U.S. President Donald Trump was elected vowing to get tough on "radical Islamic terrorism." He has tried to implement a travel ban barring people from six Muslim-majority nations from entering the U.S. and has tweeted frequently about Islamist terrorist attacks around the world. On Thursday, a new report claimed the president has his facts muddled.
A joint project by the Investigative Fund at the Nation Institute, a nonprofit media center, and Reveal from the Center for Investigative Reporting has found that within the past nine years, right-wing extremists plotted or carried out nearly twice as many terrorist attacks as Islamist extremists. Of the 115 right-wing incidents, police only foiled 35 percent. Compare this to the 63 Islamist terrorism cases, where police foiled 76 percent of the planned attacks.
More than 600 employees at a Carrier plant in Indianapolis are bracing for layoffs beginning next month, despite being told by President Trump that nearly all the jobs at the plant had been saved. The deal, announced with great fanfare before Trump took office, was billed not only as a heroic move to keep jobs from going to Mexico but also as a seismic shift in the economic development landscape.
Nearly seven months later the deal has not worked out quite as originally advertised, and the landscape has barely budged.
"The jobs are still leaving," said Robert James, president of United Steelworkers Local 1999. "Nothing has stopped."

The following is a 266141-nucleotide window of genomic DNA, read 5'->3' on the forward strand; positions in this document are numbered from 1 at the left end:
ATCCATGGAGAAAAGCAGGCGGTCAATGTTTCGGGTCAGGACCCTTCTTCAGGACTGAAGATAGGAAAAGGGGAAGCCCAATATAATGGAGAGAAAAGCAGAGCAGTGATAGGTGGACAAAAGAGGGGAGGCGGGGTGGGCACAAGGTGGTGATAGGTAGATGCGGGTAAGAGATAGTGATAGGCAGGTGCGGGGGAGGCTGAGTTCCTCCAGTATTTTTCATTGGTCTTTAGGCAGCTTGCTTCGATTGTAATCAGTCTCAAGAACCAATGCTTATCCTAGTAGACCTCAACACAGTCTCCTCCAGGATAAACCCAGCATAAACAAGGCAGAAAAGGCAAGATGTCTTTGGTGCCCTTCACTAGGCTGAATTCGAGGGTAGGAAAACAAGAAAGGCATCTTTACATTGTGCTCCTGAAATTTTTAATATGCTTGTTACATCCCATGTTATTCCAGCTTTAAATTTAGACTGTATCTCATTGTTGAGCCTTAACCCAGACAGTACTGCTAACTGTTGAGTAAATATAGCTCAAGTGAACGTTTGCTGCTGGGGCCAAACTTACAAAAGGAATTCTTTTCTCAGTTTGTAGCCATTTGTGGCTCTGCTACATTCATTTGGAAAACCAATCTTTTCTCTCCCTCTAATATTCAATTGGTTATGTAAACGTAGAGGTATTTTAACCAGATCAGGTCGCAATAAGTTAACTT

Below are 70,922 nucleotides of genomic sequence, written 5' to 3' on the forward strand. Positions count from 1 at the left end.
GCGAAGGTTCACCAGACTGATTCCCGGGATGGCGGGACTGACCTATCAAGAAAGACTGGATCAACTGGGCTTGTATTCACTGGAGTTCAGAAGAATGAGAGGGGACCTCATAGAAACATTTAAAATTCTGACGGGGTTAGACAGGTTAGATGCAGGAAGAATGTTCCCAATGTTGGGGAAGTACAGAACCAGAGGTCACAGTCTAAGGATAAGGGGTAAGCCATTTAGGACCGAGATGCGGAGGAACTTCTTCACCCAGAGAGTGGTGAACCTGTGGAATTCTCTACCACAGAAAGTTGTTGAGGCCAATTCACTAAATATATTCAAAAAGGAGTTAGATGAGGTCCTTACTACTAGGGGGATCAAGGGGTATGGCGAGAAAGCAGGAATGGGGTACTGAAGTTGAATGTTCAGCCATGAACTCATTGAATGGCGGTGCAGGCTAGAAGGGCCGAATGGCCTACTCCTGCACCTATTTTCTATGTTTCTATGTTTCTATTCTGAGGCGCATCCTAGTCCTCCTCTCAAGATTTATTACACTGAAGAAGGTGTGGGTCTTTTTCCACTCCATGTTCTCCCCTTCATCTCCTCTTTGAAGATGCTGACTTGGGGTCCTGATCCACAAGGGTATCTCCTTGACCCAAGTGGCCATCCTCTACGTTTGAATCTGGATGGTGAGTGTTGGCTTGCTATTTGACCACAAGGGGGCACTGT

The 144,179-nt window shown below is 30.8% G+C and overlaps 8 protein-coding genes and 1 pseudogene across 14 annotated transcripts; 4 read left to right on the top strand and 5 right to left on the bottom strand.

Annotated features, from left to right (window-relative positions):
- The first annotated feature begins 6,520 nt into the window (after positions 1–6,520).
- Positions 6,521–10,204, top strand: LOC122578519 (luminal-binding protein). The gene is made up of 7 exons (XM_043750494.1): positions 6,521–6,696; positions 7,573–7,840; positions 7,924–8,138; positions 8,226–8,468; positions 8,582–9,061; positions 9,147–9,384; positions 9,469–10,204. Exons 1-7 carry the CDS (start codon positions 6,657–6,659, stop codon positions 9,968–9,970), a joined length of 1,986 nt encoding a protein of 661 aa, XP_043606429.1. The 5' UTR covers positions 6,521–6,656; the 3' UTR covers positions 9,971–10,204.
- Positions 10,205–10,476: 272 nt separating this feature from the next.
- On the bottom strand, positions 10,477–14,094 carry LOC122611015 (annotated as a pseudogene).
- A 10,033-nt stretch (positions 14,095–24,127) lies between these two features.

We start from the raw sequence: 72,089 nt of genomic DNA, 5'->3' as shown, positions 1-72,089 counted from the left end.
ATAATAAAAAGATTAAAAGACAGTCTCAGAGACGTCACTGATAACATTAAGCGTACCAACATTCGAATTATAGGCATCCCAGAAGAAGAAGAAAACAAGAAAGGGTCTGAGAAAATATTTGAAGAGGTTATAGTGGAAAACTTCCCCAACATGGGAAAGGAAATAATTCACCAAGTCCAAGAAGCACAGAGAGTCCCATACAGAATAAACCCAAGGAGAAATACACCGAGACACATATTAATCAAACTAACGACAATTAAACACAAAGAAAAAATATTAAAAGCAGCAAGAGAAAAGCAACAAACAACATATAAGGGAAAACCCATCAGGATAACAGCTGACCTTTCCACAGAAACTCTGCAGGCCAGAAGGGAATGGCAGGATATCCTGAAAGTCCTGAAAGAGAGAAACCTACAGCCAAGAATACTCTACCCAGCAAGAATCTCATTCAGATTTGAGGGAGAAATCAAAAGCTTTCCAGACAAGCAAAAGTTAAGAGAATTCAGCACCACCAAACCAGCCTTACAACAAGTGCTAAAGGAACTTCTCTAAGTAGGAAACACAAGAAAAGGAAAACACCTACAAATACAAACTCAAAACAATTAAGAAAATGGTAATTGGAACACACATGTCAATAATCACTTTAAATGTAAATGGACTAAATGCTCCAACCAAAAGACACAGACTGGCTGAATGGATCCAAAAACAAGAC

As President Trump marks five months in office Tuesday, he has hit a new low in a CBS News poll.
Only 36 percent of Americans told us they approve of the job he's doing. Mr. Trump is even losing support among Republicans.
At Two Brothers Restaurant in Oshkosh, Wisconsin, Trump supporters like Ken Schoenike are getting impatient -- but not with the president.
"Leave him alone. Let him do what he wants to do. The media is hounding on him constantly. I mean, really?" said Schoenike.
White House chief strategist Steve Bannon knows why spokesman Sean Spicer is holding off-camera press briefings -- "Sean got fatter." Bannon responded to a question from The Atlantic on Monday on why the White House has been downgrading the briefings to gaggles and then to off-camera events. "Sean got fatter," he wrote in a text message. Bannon didn't respond to follow-up questions, The Atlantic reported. The issue over the tightly controlled briefings came to a head Monday when the White House said Spicer's off-camera gaggle would not be available for broadcast or audio.
Donald Trump is reportedly becoming "increasingly angry" and yelling at TV sets in the White House as his frustration grows at the investigation into alleged Russian meddling in the presidential election. Confidants and advisers have described Trump's mounting impatience at both the investigation and the media coverage it has generated. According to Associated Press, he believes he is the victim of a conspiracy aimed at discrediting his presidency and ultimately ending his tenure of the White House.